In substance: the decision to abandon the Constitutional Treaty was a difficult one to make considering the fact that 18 countries ― representing a majority of the Member States and of the EU population ― had already ratified it. This explains why, to the palpable satisfaction of those countries reluctant to completely discard the Constitutional Treaty, the Lisbon Treaty retains most of its key provisions. In the much-quoted words of Irish Prime Minister Bertie Ahern, "90 percent of it is still there." The 10 percent "lost" includes the provisions that were said — inaccurately — to impinge on statehood: the term "constitution", the definition of the EU as a Union of citizens and states, the reference to an EU flag and hymn, the title "foreign minister" and the provision which stated that EU law must have primacy over national law. This diagnosis was later further confirmed by the UK House of Commons European Scrutiny Committee, which expressed the view that "[T]aken as a whole, the Reform Treaty produces a general framework which is substantially equivalent to the Constitutional Treaty". It seems, therefore, fair to oppose ratification of the Lisbon Treaty on the ground that it is the Constitutional Treaty in all but name. Yet, as pointed out by Richard Corbett MEP, although mice and men are 90 percent identical, the 10 per cent difference is rather important. Furthermore, I would argue that the Constitutional Treaty was more than the sum of its parts. Despite its formal treaty format, its constitution-like structure and the first official use of the term constitution would have considerably strengthened the EU's symbolic authority.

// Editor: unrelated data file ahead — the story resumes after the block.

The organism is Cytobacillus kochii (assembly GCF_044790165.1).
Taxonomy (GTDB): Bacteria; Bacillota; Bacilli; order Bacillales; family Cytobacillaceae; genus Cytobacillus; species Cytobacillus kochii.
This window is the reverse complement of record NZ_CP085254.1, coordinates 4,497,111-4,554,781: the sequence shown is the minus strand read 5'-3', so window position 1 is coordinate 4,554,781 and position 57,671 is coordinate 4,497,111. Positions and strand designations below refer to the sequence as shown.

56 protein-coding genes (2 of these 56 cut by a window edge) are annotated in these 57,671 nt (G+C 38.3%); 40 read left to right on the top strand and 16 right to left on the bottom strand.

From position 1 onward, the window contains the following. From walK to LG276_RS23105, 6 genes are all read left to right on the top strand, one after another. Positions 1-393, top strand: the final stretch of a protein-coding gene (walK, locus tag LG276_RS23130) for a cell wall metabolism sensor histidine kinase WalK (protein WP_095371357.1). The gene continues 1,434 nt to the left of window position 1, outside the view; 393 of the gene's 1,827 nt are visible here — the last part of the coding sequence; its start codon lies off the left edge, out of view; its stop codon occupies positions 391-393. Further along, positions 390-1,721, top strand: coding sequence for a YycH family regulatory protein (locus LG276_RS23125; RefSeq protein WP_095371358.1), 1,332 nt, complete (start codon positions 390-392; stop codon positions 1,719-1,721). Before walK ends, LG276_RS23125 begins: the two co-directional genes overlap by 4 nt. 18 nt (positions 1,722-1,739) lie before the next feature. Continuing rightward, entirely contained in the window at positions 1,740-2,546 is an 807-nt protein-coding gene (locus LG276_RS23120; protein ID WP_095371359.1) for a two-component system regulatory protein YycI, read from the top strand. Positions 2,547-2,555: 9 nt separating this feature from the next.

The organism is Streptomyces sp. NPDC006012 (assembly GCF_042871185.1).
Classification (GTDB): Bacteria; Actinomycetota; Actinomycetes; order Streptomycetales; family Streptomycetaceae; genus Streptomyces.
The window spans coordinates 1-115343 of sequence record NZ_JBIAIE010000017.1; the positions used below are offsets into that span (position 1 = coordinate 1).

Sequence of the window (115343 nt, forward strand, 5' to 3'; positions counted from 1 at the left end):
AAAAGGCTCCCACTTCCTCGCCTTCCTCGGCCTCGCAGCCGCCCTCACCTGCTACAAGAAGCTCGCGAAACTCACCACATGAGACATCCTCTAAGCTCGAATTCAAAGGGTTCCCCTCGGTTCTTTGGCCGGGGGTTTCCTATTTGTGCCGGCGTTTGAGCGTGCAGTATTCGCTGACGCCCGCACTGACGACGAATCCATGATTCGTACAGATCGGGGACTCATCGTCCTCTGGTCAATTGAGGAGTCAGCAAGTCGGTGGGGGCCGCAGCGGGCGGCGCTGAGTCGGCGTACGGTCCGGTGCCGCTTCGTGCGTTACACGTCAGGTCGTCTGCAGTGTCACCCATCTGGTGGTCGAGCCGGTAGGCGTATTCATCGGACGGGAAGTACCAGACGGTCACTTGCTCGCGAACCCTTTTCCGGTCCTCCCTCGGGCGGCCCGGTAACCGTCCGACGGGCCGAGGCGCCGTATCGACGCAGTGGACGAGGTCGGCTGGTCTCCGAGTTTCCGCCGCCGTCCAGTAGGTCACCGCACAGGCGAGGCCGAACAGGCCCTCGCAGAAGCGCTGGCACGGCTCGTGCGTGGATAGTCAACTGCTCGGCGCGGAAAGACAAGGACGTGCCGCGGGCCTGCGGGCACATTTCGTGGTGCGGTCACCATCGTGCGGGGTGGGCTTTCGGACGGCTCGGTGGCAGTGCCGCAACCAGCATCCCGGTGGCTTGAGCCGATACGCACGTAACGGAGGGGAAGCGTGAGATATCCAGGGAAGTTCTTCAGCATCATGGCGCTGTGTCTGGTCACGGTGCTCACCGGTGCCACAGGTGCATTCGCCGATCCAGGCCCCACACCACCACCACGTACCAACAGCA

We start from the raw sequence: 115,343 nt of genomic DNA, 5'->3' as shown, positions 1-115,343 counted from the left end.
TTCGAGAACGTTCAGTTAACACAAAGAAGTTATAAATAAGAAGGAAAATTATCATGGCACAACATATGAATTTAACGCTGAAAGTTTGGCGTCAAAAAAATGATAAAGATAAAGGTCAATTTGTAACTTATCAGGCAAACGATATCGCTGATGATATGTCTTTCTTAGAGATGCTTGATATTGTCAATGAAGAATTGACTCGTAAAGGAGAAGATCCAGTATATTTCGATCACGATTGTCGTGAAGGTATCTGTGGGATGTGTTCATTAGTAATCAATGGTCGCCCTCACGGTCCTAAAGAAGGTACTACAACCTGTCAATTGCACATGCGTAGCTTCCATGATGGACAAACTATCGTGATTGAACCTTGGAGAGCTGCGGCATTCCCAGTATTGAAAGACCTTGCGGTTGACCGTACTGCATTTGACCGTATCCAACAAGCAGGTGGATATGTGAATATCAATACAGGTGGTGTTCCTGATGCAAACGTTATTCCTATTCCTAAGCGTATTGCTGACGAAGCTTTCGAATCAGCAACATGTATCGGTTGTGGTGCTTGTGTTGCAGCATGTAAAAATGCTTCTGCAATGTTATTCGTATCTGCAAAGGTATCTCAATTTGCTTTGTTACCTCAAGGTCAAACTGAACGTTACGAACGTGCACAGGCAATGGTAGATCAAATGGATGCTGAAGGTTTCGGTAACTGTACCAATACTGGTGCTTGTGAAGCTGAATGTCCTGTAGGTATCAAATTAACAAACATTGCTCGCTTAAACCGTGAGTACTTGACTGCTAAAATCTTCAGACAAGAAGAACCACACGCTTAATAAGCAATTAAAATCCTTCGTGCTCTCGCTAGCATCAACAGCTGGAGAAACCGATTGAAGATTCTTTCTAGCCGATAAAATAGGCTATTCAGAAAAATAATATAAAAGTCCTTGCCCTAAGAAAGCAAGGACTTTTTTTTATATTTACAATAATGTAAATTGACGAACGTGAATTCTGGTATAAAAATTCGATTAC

To some extent, however, this quarrel is irrelevant as most critics preferred to rely on the tired argument that the Constitutional Treaty was the first step on the path towards an undemocratic European Leviathan. But with the exception of the unprecedented official use of the term "constitution", the Constitutional Treaty clearly confirmed that the EU was no federal "superstate" in the making. It only contained a set of modest reforms aimed at improving the effectiveness and accountability of EU institutions. These reforms can be said to be "modest" as they did not — and will not as far as they are reproduced in the Lisbon Treaty — substantially alter national sovereignty. Among those modest reforms, one may mention the creation of the posts of president of the European Council and of high representative for foreign affairs (but both actors will remain the servants of the leaders of the Member States), the change to a double-majority voting system in the Council of Ministers (55 per cent of Member States representing 65 per cent of the EU's Population) and the inclusion of a Charter of Fundamental Rights (whose legal impact should not be overestimated because its provisions do not extend the powers of the EU).

While the Lisbon Treaty safeguards much of the substance of the Constitutional Treaty and contains limited yet positive institutional changes, one should not expect radical changes from its ratification. As no radical alteration of the current "constitutional" relationship between the EU and the Member States is to be expected, it's strange that the Lisbon Treaty inspires so much passion and deceptive analysis from its critics.


Laurent Pech is Jean Monnet Lecturer in European Union Law at the National University of Ireland, Galway and the author of The European Union and its Constitution. From Rome to Lisbon (Dublin: Clarus Press, 2008)